Archive for Pine Tar Game

A Lesson Learned from Lee MacPhail

Posted in Uncategorized with tags , , , , on November 14, 2012 by innovativemediapr

Last week, Hall of Fame Baseball Executive Lee MacPhail passed away at the age of 95. While I never had the pleasure to meet Mr. MacPhail, he certainly kept me busy for a memorable couple of weeks while interning in the media relations department of the New York Yankees in 1983.

At the time, MacPhail, a former General Manager of the Yankees from 1967-1973, was the American League President. His ruling overturning home plate umpire Tim McClelland’s out call on George Brett for using a bat with too much pine tar on it after Brett hit a home run off Goose Gossage in the top of the 9th inning in the infamous Pine Tar Game on July 24, caused much consternation in the Yankee front offices. Brett’s home run putting the Royals in front would have been the third out because of the illegal bat and would have given the Yankees a 4-3 win.

MacPhail upheld a protest and said the home run counted and ordered the game to be resumed from the point of the home run. The game was completed on August 18 and the Royals won 5-4.

MacPhail’s ruling stated:
”The umpires’ interpretation, while technically defensible, is not in accord with the intent or spirit of the rules and that the rules do not provide that a hitter be called out for excessive use of pine tar. The rules provide instead that the bat be removed from the game,” he wrote. ”Although manager Martin and his staff should be commended for their alertness, it is the strong conviction of the league that games should be won and lost on the playing field – not through technicalities of the rules.”

During the span from July 24 to August 18 the Yankee front office was determined to have the resumption of the game stopped in the courts. A couple of fans had filed suit saying they could not attend the resumption of the game.

As this was developing, I was given a task in the media relations department. Come up with all the bad moves that Lee MacPhail had made while serving as Yankees General Manager.

A Yankee fan since I was eight, I had no problem recalling the lean years in Yankee history during the late 1960s. I started writing down some of the failed trades.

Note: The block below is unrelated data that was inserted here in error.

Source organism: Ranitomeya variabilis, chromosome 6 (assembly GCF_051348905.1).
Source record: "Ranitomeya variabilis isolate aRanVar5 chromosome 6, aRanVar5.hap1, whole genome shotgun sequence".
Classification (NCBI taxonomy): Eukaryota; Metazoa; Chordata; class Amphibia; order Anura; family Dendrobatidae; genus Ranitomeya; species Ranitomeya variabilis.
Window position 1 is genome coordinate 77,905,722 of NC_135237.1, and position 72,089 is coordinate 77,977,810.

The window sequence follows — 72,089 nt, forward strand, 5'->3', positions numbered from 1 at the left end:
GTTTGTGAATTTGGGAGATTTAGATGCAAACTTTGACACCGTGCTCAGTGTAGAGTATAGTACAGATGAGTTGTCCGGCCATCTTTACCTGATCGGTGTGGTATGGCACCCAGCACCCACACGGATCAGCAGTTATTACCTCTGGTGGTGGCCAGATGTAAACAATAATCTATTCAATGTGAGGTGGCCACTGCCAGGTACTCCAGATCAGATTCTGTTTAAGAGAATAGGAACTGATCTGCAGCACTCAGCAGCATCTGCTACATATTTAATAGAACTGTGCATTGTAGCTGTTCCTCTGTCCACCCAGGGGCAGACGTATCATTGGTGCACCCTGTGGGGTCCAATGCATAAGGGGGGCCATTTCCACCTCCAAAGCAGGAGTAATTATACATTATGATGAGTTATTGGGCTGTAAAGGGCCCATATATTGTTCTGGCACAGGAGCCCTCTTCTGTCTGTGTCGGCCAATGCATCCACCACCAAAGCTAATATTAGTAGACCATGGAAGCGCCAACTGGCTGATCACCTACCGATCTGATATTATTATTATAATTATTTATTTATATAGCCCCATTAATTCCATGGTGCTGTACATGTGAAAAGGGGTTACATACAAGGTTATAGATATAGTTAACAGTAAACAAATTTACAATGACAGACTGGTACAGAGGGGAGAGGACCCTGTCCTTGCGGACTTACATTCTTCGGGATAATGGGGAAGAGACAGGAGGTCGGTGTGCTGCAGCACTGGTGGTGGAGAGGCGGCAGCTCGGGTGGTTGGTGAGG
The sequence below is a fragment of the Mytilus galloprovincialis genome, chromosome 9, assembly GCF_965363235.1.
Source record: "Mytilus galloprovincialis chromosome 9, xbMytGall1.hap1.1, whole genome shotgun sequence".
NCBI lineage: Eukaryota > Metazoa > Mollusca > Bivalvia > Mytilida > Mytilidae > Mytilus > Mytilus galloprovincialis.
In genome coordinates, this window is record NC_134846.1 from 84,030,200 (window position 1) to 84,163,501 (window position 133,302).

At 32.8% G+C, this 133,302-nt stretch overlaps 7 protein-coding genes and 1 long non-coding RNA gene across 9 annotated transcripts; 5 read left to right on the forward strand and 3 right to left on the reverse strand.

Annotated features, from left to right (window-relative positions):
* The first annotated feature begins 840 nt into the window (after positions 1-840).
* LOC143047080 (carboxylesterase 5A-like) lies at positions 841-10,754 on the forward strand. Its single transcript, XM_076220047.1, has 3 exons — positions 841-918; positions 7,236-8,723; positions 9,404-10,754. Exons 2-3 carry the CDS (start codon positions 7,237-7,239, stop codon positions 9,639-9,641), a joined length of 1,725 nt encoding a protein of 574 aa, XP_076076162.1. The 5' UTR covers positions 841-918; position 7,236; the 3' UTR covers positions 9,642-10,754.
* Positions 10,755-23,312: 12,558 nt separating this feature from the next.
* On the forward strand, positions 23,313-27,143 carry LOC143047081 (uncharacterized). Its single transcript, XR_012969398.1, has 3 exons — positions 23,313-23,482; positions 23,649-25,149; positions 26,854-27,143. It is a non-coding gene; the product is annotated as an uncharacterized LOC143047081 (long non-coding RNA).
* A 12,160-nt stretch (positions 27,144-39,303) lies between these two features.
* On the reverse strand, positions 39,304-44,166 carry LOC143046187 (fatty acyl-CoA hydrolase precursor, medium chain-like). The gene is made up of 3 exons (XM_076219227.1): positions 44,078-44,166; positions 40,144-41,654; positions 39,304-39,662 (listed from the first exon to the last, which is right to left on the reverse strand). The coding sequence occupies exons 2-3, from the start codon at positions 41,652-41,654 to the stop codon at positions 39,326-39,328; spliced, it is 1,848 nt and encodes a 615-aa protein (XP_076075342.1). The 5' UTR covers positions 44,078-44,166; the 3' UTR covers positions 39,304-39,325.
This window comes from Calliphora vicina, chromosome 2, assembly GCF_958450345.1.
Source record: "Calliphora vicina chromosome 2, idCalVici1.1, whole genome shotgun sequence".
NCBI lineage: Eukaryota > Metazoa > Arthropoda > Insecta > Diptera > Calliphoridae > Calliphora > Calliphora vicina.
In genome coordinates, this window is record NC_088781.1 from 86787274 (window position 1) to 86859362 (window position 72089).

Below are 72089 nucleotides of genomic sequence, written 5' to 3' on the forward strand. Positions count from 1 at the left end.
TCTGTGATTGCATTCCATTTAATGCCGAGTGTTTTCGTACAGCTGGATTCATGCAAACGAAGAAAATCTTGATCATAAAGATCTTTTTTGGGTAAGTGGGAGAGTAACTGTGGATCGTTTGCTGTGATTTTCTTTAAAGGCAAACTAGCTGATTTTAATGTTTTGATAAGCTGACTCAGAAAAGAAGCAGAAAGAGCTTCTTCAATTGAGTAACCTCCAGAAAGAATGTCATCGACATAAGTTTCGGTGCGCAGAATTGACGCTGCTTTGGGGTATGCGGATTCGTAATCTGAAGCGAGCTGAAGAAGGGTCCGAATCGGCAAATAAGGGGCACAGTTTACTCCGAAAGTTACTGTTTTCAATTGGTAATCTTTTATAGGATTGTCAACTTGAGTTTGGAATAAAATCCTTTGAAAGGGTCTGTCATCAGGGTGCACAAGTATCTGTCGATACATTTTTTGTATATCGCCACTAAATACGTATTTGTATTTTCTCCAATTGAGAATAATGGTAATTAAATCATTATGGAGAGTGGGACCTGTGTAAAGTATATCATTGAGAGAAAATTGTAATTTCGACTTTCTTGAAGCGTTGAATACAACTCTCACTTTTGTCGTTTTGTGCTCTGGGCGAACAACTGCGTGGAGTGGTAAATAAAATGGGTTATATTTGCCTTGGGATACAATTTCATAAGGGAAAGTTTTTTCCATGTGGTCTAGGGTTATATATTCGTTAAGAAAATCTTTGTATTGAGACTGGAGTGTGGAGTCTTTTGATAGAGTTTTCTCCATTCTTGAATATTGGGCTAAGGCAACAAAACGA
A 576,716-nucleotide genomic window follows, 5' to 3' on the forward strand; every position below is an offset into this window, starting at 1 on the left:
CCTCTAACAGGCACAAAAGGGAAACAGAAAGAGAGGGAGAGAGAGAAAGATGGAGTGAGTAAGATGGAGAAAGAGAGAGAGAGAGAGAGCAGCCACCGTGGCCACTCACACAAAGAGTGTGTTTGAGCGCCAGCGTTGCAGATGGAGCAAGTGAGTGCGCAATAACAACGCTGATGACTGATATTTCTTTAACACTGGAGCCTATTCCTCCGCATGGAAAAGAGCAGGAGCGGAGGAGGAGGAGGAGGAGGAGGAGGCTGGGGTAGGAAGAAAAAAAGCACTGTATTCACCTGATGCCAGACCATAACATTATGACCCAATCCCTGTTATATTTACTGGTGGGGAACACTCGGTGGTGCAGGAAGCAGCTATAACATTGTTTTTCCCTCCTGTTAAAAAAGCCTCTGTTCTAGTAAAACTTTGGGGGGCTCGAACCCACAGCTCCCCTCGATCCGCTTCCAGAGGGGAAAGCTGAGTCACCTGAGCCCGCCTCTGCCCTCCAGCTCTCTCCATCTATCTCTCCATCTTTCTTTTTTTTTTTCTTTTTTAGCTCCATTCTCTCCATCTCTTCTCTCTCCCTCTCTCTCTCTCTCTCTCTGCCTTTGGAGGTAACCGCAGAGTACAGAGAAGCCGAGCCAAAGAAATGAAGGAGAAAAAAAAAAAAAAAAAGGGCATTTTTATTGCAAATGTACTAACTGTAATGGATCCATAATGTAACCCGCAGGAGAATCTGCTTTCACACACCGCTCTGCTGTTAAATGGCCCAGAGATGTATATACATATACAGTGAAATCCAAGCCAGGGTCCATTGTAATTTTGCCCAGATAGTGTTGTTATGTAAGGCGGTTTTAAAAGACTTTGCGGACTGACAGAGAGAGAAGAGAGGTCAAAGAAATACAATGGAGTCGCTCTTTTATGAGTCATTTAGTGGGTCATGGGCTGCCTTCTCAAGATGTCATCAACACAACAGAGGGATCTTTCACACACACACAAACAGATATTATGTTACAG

Clete Boyer to the Atlanta Braves for Bill Robinson
Roger Maris to the St. Louis Cardinals for Charlie Smith
Stan Bahnsen to the Chicago White Sox for Rich McKinney

What I also came up with was positive moves like the trade MacPahil orchestrated in 1972 to bring Sparky Lyle to the Yankees from the Red Sox in exchange for Danny Cater and Mario Guerrero and the one that landed Graig Nettles from the Cleveland Indians a year later. I also threw in that MacPhail had helped negotiate the Frank Robinson from the Reds to the Orioles deal for Milt Pappas just prior to leaving Baltimore to take the Yankees job.

After turning in my research, I was never asked again to delve any further into Lee MacPhail’s career.  Following the season, MacPhail retired and was elected to the Hall of Fame as an executive in 1998.

Even though as a Yankees fan I felt his ruling was in error, I always felt that the fair and balanced approach to evaluating Lee MacPhail might have saved the Yankees from a sportswriter trashing them for a one-sided approach. Personally, I don’t think my boss, Ken Nigro ever gave George Steinbrenner the information. He just wanted to be prepared in case he was asked.

Thanks to Lee MacPhail I’ve followed that fair and balanced approach throughout my career.

Tom Cosentino


An Intern’s Memory of Boss Steinbrenner

Posted in Uncategorized with tags , , , , on July 13, 2010 by innovativemediapr

Not too many kids growing up as fans of the New York Yankees can say they had the chance to work or play for the Bronx Bombers.  That honor was one I experienced in 1983 when I served as a media relations intern with the Yankees.  The passing today of Yankees owner George Steinbrenner made me think back to that season.

 It was the spring semester of my senior year at St. John’s University and I was registered for a 15-credit full-time internship with the Yankees.  I wound up working for Ken Nigro, a former sportswriter for the Baltimore Sun, who was in his first and only season as Media Relations Director for the team.  When asked at a post-season dinner if he would ever work again for Steinbrenner after quitting at the end of the season, Nigro was quoted as saying, “I’d rather have AIDS!”  That was strong rhetoric from a grown professional, but understandable, as this was the peak of George Steinbrenner’s feared reign as owner of the Yankees, when he had no qualms of firing his pr men, managers, front office executives and secretaries alike.

As a 21-year-old intern, I learned many things during that season. What stands out in my memory is how a front office loaded with middle age executives could be thrown into a tumultuous panic by the arrival of the Boss.  When Steinbrenner was away there was a different mood in the big ball orchard in the Bronx, as the late Art Rust Jr., used to call it.  But when he was expected in from Cleveland, everyone was on alert.